On Sunday night, the online racist abuse directed towards the players after their penalty shoot-out defeat to Italy sadly highlighted exactly why the team’s stance had been necessary.
Bukayo Saka, Marcus Rashford and Jadon Sancho were all targeted by abusive posts in the wake of their missed penalties in the shoot-out.
That such abuse should come after a few weeks in which the England team have performed wonderfully and created happy memories that will last a lifetime for their millions of fans makes the abuse even more disgusting, but in some respects that is besides the point.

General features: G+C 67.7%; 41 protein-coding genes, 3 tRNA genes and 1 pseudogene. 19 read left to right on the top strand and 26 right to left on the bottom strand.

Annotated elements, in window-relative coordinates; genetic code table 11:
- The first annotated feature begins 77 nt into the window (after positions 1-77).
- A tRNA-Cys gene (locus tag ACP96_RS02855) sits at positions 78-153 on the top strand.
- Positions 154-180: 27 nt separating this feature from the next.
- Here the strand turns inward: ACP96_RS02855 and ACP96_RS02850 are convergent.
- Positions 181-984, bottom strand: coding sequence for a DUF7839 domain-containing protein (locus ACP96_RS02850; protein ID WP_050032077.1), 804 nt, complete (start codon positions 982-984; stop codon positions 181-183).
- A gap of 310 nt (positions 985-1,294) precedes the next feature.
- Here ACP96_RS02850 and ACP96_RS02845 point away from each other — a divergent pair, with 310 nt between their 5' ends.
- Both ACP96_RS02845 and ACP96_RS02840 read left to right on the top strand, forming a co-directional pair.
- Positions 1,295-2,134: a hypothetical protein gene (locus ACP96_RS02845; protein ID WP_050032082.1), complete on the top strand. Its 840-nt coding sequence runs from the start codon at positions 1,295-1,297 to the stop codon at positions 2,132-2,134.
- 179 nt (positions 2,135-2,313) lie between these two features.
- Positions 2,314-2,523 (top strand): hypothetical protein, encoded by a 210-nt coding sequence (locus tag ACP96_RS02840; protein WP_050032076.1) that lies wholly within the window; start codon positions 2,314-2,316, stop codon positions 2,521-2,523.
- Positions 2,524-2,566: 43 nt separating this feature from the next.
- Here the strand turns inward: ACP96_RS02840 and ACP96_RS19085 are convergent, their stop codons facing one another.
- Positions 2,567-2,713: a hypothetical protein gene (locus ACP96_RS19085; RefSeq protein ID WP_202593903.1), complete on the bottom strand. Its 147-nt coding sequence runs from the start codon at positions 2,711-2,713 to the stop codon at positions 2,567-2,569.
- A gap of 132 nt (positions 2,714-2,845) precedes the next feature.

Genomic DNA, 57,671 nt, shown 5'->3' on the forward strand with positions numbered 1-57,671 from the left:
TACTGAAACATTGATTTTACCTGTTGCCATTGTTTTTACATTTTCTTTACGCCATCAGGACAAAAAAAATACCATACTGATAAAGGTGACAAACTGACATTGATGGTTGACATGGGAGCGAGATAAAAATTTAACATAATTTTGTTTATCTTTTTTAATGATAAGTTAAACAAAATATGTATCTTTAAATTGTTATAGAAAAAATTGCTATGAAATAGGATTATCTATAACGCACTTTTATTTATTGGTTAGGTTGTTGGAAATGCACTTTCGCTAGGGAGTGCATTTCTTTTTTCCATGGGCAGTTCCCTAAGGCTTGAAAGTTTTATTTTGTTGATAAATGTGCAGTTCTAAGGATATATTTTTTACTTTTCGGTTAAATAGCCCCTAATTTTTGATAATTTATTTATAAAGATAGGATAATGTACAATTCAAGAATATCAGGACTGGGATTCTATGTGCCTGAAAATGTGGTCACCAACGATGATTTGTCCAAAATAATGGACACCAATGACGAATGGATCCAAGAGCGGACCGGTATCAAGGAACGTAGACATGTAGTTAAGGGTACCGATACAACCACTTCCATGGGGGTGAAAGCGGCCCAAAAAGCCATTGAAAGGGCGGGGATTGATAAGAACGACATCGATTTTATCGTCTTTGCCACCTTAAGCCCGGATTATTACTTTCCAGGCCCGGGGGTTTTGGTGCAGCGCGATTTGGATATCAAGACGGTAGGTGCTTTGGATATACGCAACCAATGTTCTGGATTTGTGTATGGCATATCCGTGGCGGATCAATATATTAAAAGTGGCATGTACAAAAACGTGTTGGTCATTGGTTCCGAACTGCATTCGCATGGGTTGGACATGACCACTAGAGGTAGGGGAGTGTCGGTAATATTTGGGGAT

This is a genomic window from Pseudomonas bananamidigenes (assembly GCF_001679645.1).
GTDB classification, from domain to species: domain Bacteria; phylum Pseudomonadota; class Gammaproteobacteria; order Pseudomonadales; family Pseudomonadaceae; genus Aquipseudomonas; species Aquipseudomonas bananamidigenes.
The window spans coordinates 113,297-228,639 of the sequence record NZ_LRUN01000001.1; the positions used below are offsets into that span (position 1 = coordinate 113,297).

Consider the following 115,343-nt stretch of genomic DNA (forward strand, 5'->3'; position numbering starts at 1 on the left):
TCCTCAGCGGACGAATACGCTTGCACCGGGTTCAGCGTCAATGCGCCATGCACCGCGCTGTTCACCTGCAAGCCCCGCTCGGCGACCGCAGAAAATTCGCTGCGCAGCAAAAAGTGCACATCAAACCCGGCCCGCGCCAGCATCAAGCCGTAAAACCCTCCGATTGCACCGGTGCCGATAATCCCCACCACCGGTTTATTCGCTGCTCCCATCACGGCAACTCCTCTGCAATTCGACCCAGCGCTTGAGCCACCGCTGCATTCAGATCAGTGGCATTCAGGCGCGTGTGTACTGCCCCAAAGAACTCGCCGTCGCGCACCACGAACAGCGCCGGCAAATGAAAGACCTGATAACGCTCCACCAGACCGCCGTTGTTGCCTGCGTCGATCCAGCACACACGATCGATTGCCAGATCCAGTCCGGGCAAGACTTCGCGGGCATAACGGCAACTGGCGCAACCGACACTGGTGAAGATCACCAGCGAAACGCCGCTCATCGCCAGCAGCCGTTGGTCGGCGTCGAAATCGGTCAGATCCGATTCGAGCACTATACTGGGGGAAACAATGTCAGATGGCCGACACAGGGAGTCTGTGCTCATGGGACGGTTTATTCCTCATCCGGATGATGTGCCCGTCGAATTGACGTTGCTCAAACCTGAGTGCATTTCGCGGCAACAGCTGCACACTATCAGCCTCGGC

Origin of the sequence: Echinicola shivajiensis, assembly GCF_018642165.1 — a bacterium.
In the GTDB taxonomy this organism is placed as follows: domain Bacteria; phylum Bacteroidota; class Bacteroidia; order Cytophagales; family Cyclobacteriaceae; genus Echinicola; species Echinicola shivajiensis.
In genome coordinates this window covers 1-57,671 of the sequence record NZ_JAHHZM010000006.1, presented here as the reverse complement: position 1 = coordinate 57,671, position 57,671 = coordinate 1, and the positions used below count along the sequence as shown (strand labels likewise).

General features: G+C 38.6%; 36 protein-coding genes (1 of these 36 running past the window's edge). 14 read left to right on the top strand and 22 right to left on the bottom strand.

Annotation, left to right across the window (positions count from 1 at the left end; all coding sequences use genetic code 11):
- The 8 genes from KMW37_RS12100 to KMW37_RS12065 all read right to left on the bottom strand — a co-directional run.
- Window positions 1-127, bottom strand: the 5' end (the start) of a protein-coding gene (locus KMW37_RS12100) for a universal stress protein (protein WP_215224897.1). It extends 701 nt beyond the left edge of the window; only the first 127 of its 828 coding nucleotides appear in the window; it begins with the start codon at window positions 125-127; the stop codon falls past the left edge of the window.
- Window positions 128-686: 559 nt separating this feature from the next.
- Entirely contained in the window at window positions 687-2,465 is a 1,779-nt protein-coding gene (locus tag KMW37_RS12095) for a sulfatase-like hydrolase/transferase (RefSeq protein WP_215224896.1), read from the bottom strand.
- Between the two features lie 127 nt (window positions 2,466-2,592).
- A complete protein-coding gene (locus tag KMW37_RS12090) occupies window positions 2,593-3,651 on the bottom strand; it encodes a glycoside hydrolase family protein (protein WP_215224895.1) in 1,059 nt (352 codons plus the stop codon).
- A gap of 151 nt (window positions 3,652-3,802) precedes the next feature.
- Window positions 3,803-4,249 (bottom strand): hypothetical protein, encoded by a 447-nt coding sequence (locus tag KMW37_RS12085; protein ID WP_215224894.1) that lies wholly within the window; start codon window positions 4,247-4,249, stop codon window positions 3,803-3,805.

As the writer Musa Okwonga powerfully expressed it: “Hate is a strong word. But the racists relying on black English footballers to bring them glory as if they were their servants, then turning on them as soon as they fell short of their dreams, have my deepest contempt.”
It should go without saying but even if the England players had performed badly, which they did not, such abuse would still have been despicable, disgusting and, as Gareth Southgate rightly put it, unforgivable.
Those who have made the posts should be ashamed and face the consequences which are already starting to happen. To give one small example, Leyton Orient have issued a three-year banning order to a season-ticket holder who was part of the abuse.
But politicians and pundits who openly and repeatedly questioned the motives of the players in taking the knee and belittled what they were doing should also reflect on the part they played in creating the environment for this sorry situation to unfold.
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